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March 3, 2023

Forecast Foils Richmond Yacht Club’s Sail a Small Boat Day

Brandon Mercer wrote to let us know Richmond Yacht Club’s Sail a Small Boat Day, scheduled for tomorrow, is canceled. He wrote: “While you and I might be fine sailing in the rain, and 25-knot gusts, we’re not ready to put our guests through that Saturday, so Richmond Yacht Club is, unfortunately, canceling Sail a Small Boat Day for March 4th. We are eager to welcome sailors and the sailing-curious back November 4th, where we hope to be enjoying some warmer, dryer, and beautiful autumn weather.”

Sail-A-Small-Boat Day
Over the years Richmond Yacht Club’s Sail a Small Boat Day has introduced thousands of folks to the joys of small-boat sailing.
© 2023 Latitude 38 Media LLC / Monique

“Thank you for anything you can do to let folks know.”

Richmond Yacht Club Junior Sailing
In or out of the boat, Richmond Yacht Club’s youth programs know sailing should be fun for kids.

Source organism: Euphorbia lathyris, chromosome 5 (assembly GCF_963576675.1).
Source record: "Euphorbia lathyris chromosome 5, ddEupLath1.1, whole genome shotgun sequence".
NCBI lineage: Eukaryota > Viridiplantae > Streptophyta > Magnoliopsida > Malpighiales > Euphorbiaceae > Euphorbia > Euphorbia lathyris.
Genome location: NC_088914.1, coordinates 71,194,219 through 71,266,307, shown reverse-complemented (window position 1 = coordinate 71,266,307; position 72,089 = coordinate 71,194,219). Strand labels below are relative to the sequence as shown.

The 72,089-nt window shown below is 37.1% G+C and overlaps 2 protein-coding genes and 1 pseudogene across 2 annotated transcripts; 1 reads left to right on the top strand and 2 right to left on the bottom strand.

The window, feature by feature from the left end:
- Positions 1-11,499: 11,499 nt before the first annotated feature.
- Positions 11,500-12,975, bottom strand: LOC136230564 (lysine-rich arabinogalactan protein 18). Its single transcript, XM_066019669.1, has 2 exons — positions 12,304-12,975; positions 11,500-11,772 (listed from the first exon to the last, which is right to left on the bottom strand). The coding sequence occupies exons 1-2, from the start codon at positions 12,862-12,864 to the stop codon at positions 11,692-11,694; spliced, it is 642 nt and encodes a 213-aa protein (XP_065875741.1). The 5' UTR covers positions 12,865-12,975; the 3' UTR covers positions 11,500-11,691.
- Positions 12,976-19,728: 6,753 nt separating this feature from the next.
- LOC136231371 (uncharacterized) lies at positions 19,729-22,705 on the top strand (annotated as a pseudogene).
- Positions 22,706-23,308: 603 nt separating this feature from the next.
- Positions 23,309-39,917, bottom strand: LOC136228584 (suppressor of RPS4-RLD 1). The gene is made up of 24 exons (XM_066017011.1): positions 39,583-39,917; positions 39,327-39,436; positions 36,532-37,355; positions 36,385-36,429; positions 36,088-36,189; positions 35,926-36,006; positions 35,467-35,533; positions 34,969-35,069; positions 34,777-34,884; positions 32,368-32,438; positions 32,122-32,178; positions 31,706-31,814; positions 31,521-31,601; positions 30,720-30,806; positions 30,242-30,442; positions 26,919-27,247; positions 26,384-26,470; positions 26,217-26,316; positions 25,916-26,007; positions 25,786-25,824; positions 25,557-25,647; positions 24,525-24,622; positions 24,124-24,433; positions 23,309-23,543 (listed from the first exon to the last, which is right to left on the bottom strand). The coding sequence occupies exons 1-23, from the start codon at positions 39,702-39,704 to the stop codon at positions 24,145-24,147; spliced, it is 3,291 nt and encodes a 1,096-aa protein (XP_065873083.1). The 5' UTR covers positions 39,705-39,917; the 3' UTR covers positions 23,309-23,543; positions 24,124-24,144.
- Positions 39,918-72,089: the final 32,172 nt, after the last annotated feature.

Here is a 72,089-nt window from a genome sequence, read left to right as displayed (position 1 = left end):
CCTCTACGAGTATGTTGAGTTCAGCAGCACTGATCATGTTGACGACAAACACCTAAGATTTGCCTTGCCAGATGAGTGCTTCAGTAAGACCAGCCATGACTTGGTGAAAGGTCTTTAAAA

© 2023 Latitude 38 Media LLC / Chris

Despite the cancellation, we remind you there are dozens of youth sailing opportunities available in the Bay Area and up and down the coast. You can read about some in our current March issue here or visit the complete list on our website here.

Have You Ever Lost Your Dinghy?

What happens when two Bay Area sailors, who split their time between their home in Petaluma and their boat in Mexico, lose their dinghy and have to leave the boat before it is found? The story below caused us to wonder how many of us have woken up and realized, “We lost the dinghy!”?

Late last night, after rowing our 10-foot inflatable dinghy 200 yards through the surf and boisterous bay of Yelapa, Mexico, we finally arrived at Tally Ho, our moored Nauticat 43 sailboat. It was all I could do to stumble aboard with the rest of the inebriated crew, tie the dinghy to the rail, and say nite-nite. The following day — no dinghy.

“Someone stole the dinghy!” Chava quipped.

“Probably not,” I groaned, my head squeezed in a Raicilla hangover-induced vise.

“I’m sure it was the poor excuse of a knot I tied last night,” I added. We scoured the beautiful Yelapa, Mexico, bay, with binoculars yielding zero results.

Tally Ho's dinghy crew
The crew rowing to shore in Yelapa before the mysterious dinghy disappearance. From left to right: Laura Brazil, Rich Brazil, Kristy (Christina) and John (Jack Crevalle) McDill.
© 2023 Rich Brazil

The raucous crew of Tally Ho consists of Rich and Laura Brazil, Sal “Chava” Taormina, John “Jack Crevalle” McDill, and Christina “Kristy” McDill. Our eight-day sailing adventure from Puerto Vallarta, Mexico, would culminate in Barra de Navidad, 200 miles south.